Scientific Research Effectiveness: The Organisational Dimension

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J. Hurley
Springer Netherlands, Apr 30, 2003 - Psychology - 222 pages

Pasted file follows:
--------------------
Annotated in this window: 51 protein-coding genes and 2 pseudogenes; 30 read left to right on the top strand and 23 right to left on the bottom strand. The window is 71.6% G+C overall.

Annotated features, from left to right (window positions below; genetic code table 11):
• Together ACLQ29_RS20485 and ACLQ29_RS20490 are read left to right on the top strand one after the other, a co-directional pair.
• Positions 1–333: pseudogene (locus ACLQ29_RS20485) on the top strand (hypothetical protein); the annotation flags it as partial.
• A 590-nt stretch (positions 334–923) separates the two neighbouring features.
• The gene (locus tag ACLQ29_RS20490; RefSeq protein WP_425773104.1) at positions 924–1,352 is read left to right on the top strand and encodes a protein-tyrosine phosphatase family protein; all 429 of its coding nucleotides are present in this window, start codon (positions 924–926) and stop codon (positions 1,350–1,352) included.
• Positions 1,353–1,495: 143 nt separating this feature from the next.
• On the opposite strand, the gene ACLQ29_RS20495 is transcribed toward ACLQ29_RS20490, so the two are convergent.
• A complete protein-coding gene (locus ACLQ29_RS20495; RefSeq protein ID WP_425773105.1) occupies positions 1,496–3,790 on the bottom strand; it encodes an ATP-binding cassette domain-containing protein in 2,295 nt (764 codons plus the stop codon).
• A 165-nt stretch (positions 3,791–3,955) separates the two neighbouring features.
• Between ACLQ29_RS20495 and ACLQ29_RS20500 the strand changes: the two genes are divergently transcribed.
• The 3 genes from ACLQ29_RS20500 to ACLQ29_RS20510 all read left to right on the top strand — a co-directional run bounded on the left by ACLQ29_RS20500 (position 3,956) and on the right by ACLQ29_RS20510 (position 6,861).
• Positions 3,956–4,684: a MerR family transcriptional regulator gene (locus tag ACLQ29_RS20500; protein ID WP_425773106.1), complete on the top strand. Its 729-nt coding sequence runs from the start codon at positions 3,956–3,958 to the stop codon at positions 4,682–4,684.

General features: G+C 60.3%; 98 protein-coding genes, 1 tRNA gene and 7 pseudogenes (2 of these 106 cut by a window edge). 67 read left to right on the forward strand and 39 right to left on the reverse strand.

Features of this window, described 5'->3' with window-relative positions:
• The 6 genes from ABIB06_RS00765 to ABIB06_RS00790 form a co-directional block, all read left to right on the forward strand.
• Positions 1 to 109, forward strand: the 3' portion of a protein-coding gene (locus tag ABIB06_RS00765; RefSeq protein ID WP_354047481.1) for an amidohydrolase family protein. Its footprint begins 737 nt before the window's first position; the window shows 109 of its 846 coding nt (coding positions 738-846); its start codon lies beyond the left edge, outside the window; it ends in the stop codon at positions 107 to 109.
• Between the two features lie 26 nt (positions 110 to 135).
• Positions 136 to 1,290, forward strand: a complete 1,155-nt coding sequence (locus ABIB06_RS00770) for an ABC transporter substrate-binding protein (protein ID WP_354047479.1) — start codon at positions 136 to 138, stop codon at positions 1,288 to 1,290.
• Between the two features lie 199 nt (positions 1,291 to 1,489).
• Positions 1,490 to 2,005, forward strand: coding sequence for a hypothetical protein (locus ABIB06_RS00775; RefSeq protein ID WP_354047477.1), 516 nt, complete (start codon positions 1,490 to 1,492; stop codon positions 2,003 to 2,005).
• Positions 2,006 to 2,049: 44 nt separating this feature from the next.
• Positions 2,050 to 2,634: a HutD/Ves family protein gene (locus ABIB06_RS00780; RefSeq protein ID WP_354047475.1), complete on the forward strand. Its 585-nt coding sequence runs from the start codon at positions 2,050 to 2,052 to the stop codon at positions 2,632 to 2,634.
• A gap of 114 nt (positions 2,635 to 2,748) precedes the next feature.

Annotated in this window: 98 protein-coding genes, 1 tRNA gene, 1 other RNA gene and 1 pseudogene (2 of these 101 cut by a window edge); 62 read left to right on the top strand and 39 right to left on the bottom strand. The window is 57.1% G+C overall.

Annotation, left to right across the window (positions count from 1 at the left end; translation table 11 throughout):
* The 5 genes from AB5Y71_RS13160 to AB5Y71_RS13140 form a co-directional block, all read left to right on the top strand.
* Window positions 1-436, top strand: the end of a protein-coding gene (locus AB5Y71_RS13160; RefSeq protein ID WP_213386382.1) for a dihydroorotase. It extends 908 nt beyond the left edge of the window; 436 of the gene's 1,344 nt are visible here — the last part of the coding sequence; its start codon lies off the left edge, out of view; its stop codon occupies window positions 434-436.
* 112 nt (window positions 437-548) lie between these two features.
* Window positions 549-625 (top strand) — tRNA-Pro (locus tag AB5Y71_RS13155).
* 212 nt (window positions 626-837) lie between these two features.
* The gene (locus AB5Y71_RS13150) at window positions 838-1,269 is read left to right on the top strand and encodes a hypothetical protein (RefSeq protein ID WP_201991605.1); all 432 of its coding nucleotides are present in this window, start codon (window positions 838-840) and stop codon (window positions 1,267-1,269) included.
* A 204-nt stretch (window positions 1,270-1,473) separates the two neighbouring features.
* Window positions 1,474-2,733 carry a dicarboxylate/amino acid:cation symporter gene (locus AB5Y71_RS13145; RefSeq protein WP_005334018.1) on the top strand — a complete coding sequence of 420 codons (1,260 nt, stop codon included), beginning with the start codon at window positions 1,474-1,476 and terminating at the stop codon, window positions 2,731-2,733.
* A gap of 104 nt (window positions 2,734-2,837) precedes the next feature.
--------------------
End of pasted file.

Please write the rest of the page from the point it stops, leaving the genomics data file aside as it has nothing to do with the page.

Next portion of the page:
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Baruch S. Blumberg NASA Astrobiology Institute, Ames Research Center, Moffett Field, CA, USA Scientific research is one of the major human enterprises. Many governments are convinced that research and its products provide the means to enrich an economic life that is no longer sustained by traditional manufacturing and service industries. The public has a high expectation of medical research and many are convinced that, with the expenditure of sufficient money, all human diseases can be conquered; they look forward to a long and disease free life. There is also a great interest in many sectors of society to understand nature not only in order to "control" it or learn how best to cope with its uncertainties, but to accumulate knowledge for its own sake. Finally, scientific research contributes significantly to the intellectual stores of humanity and provides an important process to explore the most profound questions of life. Modem science is rarely a solitary occupation. It requires heavy investments in equipment, supplies, buildings and field capabilities. Scientists need a band of fellow explorers with whom to share the adventure, discuss experiments and results, and, perhaps most importantly, enable the testing and retesting of their hypotheses by themselves and by others. This was certainly the case in my own research which led eventually to the discovery of the Hepatitis B virus, and later to the vaccine for it. Scientific training is very specialized, whereas the solutions to problems transcend narrow disciplinary borders.

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